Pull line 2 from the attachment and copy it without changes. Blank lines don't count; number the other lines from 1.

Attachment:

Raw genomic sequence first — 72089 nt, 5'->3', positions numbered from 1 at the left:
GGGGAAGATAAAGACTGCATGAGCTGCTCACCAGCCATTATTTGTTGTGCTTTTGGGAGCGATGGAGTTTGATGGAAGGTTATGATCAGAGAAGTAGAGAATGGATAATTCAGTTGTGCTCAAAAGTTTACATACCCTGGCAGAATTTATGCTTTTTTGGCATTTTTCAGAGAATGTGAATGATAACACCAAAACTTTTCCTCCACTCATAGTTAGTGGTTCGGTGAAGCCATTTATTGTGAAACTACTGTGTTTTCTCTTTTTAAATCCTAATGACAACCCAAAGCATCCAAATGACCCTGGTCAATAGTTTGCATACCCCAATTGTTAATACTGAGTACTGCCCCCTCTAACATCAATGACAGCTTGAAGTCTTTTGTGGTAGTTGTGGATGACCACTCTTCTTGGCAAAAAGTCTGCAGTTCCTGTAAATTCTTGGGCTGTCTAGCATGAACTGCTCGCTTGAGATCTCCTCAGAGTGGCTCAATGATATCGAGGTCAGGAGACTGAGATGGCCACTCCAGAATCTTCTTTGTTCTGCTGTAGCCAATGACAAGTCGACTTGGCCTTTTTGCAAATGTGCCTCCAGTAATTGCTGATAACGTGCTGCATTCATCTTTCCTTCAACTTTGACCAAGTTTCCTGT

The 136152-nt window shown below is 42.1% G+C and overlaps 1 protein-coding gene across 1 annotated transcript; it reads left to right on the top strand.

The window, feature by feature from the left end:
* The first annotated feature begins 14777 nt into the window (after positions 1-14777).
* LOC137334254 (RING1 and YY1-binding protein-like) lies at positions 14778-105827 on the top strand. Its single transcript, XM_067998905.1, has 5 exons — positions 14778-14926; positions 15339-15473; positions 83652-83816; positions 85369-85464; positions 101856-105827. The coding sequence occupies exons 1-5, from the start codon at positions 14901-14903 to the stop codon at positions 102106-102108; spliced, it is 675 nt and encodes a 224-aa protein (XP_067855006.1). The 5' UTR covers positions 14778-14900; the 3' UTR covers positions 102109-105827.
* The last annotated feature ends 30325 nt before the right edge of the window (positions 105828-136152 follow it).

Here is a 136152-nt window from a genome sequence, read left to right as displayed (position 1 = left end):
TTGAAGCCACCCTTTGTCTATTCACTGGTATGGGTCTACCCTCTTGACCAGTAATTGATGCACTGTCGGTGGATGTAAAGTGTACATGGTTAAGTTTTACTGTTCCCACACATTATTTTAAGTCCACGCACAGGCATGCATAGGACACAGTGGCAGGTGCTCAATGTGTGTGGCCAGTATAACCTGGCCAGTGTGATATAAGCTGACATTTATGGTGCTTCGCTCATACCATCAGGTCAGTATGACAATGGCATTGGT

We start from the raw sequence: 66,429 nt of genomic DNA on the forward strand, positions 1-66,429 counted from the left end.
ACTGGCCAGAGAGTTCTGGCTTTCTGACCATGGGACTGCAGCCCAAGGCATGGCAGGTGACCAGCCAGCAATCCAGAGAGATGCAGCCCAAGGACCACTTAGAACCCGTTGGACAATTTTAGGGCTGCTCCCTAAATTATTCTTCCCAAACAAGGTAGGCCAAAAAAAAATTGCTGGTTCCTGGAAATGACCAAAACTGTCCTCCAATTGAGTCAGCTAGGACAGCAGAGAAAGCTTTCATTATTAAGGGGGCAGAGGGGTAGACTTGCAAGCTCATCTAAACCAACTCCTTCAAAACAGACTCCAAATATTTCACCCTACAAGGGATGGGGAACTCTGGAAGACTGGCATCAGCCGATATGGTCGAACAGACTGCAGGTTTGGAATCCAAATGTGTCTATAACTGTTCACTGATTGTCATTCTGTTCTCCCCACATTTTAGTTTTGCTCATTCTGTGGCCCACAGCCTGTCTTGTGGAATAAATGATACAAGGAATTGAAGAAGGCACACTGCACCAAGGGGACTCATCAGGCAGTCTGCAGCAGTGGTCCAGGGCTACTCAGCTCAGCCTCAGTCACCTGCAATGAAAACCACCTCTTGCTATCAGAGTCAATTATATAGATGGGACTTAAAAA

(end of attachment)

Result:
GGGGAAGATAAAGACTGCATGAGCTGCTCACCAGCCATTATTTGTTGTGCTTTTGGGAGCGATGGAGTTTGATGGAAGGTTATGATCAGAGAAGTAGAGAATGGATAATTCAGTTGTGCTCAAAAGTTTACATACCCTGGCAGAATTTATGCTTTTTTGGCATTTTTCAGAGAATGTGAATGATAACACCAAAACTTTTCCTCCACTCATAGTTAGTGGTTCGGTGAAGCCATTTATTGTGAAACTACTGTGTTTTCTCTTTTTAAATCCTAATGACAACCCAAAGCATCCAAATGACCCTGGTCAATAGTTTGCATACCCCAATTGTTAATACTGAGTACTGCCCCCTCTAACATCAATGACAGCTTGAAGTCTTTTGTGGTAGTTGTGGATGACCACTCTTCTTGGCAAAAAGTCTGCAGTTCCTGTAAATTCTTGGGCTGTCTAGCATGAACTGCTCGCTTGAGATCTCCTCAGAGTGGCTCAATGATATCGAGGTCAGGAGACTGAGATGGCCACTCCAGAATCTTCTTTGTTCTGCTGTAGCCAATGACAAGTCGACTTGGCCTTTTTGCAAATGTGCCTCCAGTAATTGCTGATAACGTGCTGCATTCATCTTTCCTTCAACTTTGACCAAGTTTCCTGT